Since your dream client is almost always a reflection of you before you underwent some major transformation in your life, when you go places you enjoy hanging out with the intention of connecting with people you can serve, you're much more likely to meet like-minded people who are perfect candidates for your services. And, when you're in an environment you're comfortable in, you're going to be naturally more confident and attractive to new clients.
Host Low-Cost Local Workshops
One of our all-time favorite ways to meet potential new clients is by offering low-cost workshops in our community. We love this approach because it allows you to share your wisdom and interact with people who've already expressed an interest in your work just by showing up. So every time you host a local workshop, you're speaking to people who have pre-qualified themselves as potential clients.
The secret to turning low-cost workshops into high-end clients? About two-thirds of the way through your workshop, offer everyone in the room an opportunity to have a complimentary breakthrough session with you. This is a 30-minute phone consult designed to help you get clear on what they're struggling with, what they want instead and how you can help them achieve their goals through your services.
Want to know exactly what to do and say to conduct a successful breakthrough session? See our article on "Understanding How to Turn Consults Into Clients" in the April 2014 issue of Massage Today.
Social Media and Online Forums
Social media is here to stay, so why not embrace it? Set up a professional online presence in one of the top social media sites like Facebook, Twitter or LinkedIn. And make it a priority to actively contribute to forums and membership sites that your ideal clients are part of.
This a great way to establish an expert presence and drive traffic to your website. The only caveat is this: People will only pay attention to your posts if you're sharing value and you're doing it consistently. To get the most out of your online presence and to be of the greatest service, regularly share tips and links to your blog or other useful articles. Then, occasionally sprinkle in special offers that the people in your online community can take advantage of.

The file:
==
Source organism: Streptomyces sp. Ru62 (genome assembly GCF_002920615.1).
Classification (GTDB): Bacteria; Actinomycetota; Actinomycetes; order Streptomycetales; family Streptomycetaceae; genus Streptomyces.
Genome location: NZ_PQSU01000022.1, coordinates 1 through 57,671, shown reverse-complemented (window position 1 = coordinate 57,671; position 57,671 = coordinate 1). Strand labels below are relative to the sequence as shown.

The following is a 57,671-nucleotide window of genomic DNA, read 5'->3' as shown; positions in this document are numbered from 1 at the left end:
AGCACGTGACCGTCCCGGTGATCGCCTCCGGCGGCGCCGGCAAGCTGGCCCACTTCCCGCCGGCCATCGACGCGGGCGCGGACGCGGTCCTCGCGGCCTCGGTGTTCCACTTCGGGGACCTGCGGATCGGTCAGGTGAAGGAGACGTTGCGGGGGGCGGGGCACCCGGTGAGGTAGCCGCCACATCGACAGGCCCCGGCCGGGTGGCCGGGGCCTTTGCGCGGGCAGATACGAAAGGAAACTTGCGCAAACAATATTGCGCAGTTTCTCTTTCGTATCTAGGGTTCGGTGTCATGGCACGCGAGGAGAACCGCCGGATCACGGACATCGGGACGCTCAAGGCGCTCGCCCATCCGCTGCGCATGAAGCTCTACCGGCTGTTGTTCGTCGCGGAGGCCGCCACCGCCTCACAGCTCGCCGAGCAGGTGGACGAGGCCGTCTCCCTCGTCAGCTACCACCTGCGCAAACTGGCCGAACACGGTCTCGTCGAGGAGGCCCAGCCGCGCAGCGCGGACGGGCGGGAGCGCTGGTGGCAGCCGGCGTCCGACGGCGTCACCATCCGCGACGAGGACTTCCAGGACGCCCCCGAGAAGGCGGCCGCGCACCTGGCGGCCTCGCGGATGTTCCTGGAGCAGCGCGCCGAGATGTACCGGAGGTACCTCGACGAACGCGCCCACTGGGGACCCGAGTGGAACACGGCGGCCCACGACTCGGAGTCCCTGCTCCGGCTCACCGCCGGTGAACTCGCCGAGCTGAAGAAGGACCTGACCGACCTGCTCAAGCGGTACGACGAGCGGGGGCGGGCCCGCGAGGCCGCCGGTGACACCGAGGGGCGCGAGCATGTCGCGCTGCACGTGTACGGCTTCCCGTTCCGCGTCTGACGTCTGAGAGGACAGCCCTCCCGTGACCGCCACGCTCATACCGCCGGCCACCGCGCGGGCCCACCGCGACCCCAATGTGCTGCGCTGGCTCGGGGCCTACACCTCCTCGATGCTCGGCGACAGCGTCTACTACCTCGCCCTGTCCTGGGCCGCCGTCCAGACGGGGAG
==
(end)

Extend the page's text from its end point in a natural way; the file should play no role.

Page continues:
Send Out a Survey
We love this strategy because it allows you to get detailed feedback from people in your community that will help you create new offers and serve your clients on an even deeper level. You can use a service like www.SurveyMonkey.com to create the survey. Then promote it through social media and by sending it out to people on your email list. You can even provide a little incentive by offering a free online gift or report to people who respond within a certain timeframe.
The big benefit of doing a survey? You can use the responses to identify people who are a perfect fit for your services. Then you can reach out to them personally to set up a breakthrough session. Are you ready to put these opportunities to work for you? Here's the key to making the most of these client-attraction opportunities: Avoid getting overwhelmed by thinking you've got to do everything. Instead, focus on the two or three opportunities that resonate with you the most...and get started today.
Don't wait until you feel ready because that feeling may never come. Just make the decision and take action. Even imperfect action. When you step forward in service, you're giving the world the message that you're ready to receive new clients. And you're giving the people you're most meant to help the opportunity to receive the healing they need.
Click here for more information about Sharon Desjarlais, CC.